Amish women run households and are important contributors to the home finances. In addition to the numerous duties they fulfill as mothers and housewives, some Amish women are quite entrepreneurial, with a number running their own prospering businesses.
Amish Misconceptions: Amish aren’t allowed to read the Bible
Amish do own and read the Bible. Bible readings may be part of a daily devotional or a Sunday reading at home (on the alternate Sunday when Amish do not have church). This myth may arise from the fact that Amish tend to discourage the heavy focus on personal interpretation which they see as a hallmark of more evangelical faith traditions. Instead, with their community emphasis, they give comparatively more authority to the church and its ministers to interpret and help to understand the Bible.
It’s true that some Amish may be more comfortable and willing to discuss Scripture and Biblical meaning than others. Nonetheless, Amish certainly do study and discuss the Bible on their own time, in some cases using study guides and devotionals produced by non-Amish sources.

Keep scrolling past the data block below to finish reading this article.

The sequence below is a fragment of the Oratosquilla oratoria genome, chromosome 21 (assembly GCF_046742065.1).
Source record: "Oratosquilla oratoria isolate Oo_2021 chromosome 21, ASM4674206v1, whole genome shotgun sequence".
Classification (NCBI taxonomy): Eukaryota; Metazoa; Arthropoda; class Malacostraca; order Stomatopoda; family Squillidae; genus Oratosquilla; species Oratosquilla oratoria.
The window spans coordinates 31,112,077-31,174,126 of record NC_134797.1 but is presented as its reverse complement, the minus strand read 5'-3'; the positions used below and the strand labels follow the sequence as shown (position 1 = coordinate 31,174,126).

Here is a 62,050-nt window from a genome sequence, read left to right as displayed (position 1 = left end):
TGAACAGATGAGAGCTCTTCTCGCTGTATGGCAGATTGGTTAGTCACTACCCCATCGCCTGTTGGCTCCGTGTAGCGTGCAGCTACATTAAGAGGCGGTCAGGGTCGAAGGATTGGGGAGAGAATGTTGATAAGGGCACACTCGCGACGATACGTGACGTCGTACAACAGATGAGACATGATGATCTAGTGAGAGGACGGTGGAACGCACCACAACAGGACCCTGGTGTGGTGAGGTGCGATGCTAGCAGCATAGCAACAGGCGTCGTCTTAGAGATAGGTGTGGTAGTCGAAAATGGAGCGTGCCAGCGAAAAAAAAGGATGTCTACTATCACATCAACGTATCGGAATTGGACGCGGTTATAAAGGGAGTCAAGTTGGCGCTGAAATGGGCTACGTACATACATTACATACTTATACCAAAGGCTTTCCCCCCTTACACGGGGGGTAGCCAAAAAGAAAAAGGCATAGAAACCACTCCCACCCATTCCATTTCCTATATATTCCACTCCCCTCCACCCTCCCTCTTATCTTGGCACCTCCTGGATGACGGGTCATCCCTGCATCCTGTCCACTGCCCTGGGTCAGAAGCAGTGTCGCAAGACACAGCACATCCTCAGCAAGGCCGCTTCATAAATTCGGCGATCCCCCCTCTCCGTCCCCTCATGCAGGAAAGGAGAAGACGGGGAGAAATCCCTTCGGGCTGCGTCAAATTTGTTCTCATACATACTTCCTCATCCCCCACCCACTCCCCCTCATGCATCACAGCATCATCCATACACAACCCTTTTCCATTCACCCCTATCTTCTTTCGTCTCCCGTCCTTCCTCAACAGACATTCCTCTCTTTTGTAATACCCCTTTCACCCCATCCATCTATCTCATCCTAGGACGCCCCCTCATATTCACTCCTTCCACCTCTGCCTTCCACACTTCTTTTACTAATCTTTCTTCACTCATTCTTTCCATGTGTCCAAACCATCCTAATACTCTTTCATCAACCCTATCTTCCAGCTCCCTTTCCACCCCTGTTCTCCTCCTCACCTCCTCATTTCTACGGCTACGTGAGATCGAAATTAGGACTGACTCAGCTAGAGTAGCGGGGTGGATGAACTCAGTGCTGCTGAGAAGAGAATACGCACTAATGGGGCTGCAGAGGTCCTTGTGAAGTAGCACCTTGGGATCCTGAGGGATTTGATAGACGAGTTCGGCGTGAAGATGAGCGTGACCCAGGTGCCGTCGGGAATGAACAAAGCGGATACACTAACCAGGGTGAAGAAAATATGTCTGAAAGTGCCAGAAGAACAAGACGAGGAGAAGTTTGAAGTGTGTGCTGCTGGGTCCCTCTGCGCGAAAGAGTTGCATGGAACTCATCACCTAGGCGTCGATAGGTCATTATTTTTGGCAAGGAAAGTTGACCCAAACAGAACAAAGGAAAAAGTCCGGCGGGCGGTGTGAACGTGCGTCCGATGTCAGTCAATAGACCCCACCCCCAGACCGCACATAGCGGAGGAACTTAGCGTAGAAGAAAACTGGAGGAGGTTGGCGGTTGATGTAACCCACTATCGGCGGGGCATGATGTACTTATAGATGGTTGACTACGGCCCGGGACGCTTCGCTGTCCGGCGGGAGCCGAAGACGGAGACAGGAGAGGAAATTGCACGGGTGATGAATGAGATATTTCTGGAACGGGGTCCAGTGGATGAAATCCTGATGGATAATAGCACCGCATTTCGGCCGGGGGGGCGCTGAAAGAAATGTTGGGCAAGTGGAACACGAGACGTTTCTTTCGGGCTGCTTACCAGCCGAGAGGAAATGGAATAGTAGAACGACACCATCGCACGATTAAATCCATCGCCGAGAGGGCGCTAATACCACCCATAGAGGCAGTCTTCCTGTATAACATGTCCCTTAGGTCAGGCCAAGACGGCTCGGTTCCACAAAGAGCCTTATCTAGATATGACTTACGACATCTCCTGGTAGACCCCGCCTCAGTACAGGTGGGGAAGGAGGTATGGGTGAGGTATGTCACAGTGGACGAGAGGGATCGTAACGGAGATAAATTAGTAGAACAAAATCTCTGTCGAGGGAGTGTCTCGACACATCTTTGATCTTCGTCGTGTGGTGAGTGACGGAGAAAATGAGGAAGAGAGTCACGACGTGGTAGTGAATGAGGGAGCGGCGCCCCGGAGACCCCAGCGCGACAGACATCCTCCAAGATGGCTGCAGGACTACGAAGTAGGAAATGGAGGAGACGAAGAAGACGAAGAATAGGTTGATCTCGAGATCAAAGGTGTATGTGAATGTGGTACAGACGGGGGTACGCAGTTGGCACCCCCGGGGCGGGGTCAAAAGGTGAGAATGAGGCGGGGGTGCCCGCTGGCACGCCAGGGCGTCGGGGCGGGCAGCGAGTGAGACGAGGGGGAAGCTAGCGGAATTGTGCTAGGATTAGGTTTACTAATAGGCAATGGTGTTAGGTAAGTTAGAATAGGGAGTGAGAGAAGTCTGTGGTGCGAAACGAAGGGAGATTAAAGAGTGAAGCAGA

Amish Misconceptions: Amish parents encourage their youth to “go wild” during Rumspringa
Some Amish youth do participate in parties, alcohol and drug use, and premarital sex during the so-called Rumspringa (aka “running around”) years, typically between ages 16 and the early to mid-20s. The bad behavior of some Amish youth, which in some cases makes local or national news, is probably at the root of this misconception (further fueled by a number of media depictions of wild Amish youth, such as the television program “Breaking Amish”).
However, these stories are more the exception than the norm for Amish adolescents. Like non-Amish mothers and fathers, Amish parents who otherwise try to model Christian behavior for their children certainly do not encourage them to behave immorally during this time (though they realize that with greater freedoms, it may happen). Amish parents pray that their children uphold the Christian values that they have been taught since early childhood as they navigate the adolescent years.
By Erik Wesner, author of Success Made Simple: An Inside Look at Why Amish Businesses Thrive, and editor of the Amish America website.